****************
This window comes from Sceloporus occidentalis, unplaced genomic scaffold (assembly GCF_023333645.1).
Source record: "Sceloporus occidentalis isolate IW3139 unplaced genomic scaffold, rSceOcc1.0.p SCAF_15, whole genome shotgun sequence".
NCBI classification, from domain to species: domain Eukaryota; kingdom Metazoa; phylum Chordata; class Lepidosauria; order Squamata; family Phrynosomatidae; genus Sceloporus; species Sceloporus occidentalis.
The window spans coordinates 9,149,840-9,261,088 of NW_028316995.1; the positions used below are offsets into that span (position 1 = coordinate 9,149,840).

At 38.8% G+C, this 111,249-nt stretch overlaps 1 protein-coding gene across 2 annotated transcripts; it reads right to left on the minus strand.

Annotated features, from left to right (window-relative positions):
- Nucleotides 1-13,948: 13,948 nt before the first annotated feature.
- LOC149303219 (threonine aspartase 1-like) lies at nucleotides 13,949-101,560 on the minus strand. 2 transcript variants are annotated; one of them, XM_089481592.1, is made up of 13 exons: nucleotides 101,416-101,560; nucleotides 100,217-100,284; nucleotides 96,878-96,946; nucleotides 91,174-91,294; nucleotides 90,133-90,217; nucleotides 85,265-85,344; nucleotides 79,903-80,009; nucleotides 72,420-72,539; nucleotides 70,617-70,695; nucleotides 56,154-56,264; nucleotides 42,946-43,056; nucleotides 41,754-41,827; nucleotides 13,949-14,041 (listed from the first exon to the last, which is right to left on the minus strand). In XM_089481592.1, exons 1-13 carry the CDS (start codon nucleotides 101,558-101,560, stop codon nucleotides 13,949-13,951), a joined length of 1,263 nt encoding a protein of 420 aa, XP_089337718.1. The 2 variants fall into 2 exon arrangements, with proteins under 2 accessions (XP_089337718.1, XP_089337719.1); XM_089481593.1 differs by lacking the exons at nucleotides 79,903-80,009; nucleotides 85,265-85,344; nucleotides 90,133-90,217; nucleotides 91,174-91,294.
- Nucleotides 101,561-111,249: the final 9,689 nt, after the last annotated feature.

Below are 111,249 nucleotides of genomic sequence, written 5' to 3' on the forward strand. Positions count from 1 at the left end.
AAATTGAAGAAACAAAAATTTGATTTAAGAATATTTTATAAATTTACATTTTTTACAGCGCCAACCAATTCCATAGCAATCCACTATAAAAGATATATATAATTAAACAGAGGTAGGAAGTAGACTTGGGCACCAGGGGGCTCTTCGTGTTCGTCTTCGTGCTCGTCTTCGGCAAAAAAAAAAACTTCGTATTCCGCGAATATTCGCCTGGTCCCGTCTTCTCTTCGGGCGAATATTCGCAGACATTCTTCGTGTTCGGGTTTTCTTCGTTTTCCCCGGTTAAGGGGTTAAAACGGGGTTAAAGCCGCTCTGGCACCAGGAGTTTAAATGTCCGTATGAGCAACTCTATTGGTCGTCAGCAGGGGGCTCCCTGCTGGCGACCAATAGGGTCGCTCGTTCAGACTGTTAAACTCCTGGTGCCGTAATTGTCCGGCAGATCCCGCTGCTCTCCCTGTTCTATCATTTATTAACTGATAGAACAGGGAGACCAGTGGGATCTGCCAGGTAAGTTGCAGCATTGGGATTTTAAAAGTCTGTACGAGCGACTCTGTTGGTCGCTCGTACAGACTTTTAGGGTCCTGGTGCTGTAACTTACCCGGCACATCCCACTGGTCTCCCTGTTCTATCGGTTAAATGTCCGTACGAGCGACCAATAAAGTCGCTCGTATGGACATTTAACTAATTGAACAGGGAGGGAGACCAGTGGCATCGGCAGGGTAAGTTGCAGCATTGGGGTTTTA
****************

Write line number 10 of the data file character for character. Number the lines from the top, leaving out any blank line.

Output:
Below are 111,249 nucleotides of genomic sequence, written 5' to 3' on the forward strand. Positions count from 1 at the left end.